“I was always interested in seeing if an existing car could be converted as closely as possible to the 2+2 sketch from the ‘70s,” Dore told Jalopnik via email. “I just wish they had built the car as a 2+2 originally, like the way the Porsche 924 / 944 / 911 / 928 and other cars have small seats for kids.”
Dore, who was living in Ireland at the time he started this project, had access to two things that made all of this feasible. First off, he had a wrecked DeLorean shell that he could hack into without feeling too nervous. Second, he had access to another cool car that also used the same Peugeot-Renault-Volvo V6 as the DMC-12: a 1987 Renault Alpine GTA. Importantly, the Alpine’s rear setup is much more compact than the DeLoreans and its PRV V6 sits further back in the car, meaning it would give more room for John’s second row of seats.
Those of you worrying about dismantling another highly enviable, rare 80s sports car, never fear: the Renault Alpine GTA was also a previously crashed car before Dore got its rear running gear.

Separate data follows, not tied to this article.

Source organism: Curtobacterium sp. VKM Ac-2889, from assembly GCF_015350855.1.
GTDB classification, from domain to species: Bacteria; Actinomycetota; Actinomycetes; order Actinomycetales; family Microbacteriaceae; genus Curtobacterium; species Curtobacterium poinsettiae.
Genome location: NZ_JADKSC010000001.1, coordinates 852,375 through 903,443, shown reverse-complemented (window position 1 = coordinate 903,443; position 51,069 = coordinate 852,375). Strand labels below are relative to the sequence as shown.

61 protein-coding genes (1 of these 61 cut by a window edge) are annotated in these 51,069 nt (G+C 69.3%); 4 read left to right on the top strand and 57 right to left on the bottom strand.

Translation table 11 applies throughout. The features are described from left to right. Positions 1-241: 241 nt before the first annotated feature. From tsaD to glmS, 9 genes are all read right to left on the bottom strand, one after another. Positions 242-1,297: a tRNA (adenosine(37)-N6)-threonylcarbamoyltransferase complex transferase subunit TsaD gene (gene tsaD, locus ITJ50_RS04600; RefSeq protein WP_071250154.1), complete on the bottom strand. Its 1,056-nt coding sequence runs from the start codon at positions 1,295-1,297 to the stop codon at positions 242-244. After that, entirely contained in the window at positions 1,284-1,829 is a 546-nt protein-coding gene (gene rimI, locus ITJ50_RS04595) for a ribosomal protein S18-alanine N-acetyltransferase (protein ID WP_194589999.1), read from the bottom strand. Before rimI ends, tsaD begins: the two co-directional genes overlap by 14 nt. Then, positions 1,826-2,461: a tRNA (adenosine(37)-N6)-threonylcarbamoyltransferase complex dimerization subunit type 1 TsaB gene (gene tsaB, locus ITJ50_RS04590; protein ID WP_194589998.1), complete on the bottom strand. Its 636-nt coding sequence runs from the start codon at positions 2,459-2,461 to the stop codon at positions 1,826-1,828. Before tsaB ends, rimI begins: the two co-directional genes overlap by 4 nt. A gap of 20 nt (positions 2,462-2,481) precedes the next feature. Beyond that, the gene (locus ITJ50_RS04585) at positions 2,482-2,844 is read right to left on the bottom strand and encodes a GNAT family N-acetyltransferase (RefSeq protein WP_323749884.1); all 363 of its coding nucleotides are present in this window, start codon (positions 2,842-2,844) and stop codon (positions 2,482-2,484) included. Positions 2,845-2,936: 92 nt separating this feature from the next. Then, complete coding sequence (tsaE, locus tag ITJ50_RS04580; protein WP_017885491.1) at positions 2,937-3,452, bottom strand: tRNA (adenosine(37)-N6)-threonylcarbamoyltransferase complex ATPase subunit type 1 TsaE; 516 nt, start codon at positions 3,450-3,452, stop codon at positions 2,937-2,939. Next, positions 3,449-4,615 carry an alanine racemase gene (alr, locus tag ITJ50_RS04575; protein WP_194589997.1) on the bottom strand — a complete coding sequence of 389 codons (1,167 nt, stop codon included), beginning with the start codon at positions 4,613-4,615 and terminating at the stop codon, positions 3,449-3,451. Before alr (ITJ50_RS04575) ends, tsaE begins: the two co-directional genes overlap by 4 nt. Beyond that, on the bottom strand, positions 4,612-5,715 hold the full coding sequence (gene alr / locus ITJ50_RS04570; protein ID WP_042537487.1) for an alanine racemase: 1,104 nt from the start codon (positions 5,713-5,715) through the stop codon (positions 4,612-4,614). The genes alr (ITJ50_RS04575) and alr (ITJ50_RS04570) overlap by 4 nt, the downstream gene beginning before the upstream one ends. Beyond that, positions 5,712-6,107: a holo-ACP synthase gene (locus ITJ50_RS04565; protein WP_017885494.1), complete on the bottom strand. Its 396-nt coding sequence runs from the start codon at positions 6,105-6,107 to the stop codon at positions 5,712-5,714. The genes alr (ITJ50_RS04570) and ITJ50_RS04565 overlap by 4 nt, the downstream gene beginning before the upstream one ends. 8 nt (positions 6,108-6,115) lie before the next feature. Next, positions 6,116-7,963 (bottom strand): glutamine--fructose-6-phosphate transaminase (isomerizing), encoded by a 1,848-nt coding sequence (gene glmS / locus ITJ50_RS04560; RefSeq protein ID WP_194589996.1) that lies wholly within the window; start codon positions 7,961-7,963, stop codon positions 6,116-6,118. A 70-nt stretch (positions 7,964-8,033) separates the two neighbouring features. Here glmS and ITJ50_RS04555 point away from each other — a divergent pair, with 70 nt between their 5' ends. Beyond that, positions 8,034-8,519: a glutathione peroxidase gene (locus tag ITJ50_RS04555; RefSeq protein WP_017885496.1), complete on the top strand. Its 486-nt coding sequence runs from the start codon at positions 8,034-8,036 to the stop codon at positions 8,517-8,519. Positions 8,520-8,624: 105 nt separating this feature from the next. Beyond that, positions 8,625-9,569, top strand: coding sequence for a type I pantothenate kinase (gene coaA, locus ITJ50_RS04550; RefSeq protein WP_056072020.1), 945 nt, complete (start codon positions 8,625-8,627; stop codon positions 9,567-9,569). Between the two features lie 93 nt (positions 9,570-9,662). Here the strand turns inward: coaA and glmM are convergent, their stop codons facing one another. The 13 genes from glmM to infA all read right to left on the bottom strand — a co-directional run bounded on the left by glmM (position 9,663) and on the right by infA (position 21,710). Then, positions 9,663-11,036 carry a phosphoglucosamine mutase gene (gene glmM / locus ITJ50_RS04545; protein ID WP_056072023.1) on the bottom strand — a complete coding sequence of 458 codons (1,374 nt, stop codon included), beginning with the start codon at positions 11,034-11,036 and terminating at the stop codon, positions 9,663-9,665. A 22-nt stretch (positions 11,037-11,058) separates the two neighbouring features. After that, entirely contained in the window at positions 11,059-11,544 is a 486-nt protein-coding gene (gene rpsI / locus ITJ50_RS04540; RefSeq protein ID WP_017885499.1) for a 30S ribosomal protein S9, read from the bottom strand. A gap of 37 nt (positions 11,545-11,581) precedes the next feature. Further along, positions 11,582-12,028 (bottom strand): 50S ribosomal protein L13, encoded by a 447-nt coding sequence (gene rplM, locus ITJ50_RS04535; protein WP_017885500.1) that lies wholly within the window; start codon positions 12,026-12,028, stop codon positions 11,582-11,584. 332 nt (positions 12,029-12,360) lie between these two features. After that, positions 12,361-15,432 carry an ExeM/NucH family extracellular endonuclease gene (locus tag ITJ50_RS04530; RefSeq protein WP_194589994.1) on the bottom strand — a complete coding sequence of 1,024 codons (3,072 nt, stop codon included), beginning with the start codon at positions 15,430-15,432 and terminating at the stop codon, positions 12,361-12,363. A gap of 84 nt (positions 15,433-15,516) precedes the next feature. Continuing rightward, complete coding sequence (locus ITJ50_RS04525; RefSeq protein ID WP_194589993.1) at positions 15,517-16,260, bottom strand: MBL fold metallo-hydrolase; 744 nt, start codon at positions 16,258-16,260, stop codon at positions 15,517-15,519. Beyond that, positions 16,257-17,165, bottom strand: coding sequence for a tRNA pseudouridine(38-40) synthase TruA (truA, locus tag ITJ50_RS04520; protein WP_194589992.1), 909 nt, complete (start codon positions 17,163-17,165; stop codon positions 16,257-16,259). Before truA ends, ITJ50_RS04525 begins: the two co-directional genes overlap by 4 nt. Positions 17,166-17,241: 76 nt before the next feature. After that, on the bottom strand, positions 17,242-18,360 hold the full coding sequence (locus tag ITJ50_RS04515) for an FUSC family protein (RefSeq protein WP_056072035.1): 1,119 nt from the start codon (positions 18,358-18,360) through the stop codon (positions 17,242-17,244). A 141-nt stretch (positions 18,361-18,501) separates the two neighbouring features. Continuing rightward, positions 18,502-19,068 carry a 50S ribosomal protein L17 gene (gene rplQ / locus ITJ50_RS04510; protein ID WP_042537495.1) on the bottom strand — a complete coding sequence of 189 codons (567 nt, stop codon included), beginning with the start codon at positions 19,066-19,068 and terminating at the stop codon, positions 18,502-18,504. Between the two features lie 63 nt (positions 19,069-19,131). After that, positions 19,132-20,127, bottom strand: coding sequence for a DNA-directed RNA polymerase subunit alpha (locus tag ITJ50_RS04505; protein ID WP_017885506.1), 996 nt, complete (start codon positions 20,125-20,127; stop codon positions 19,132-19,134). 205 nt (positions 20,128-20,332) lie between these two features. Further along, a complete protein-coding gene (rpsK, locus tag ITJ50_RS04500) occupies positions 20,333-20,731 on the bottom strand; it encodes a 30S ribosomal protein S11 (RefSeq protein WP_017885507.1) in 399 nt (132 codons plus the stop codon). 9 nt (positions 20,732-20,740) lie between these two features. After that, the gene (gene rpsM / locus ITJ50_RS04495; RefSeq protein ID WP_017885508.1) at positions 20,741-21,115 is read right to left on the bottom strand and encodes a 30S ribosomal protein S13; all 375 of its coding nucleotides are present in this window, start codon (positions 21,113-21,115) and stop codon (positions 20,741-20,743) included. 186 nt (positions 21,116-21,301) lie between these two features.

So, as soon as Dore and his friend PJ Kennedy found that the rear seats could fit inside a modified DMC-12 shell, in went the engine, transmission, rear subframe and rear suspension from Kennedy’s donor Alpine GTA.
A custom chassis had to be built for underneath the car by Dore’s friend Joe Cahill to tie the new Renault parts into the rest of the car. Dore got “DMC24 Prototype” laser cut into part of the chassis as a nod to the car’s inspiration. It’s only visible under the front of the car, kind of like his own easter egg for the build.
Lastly, John got the chassis, rear subframe and rear suspension sandblasted and powdercoated to finish things off.
More than just making the engine sit more towards the rear, the Renault’s rear double-wishbone suspension was more compact than the DMC-12's long rear trailing arms, which also freed up more room in the middle of the car. This is what really allowed Dore to cut and rebuild the middle of the car’s fiberglass body, getting him the room he needed for those two extra seats.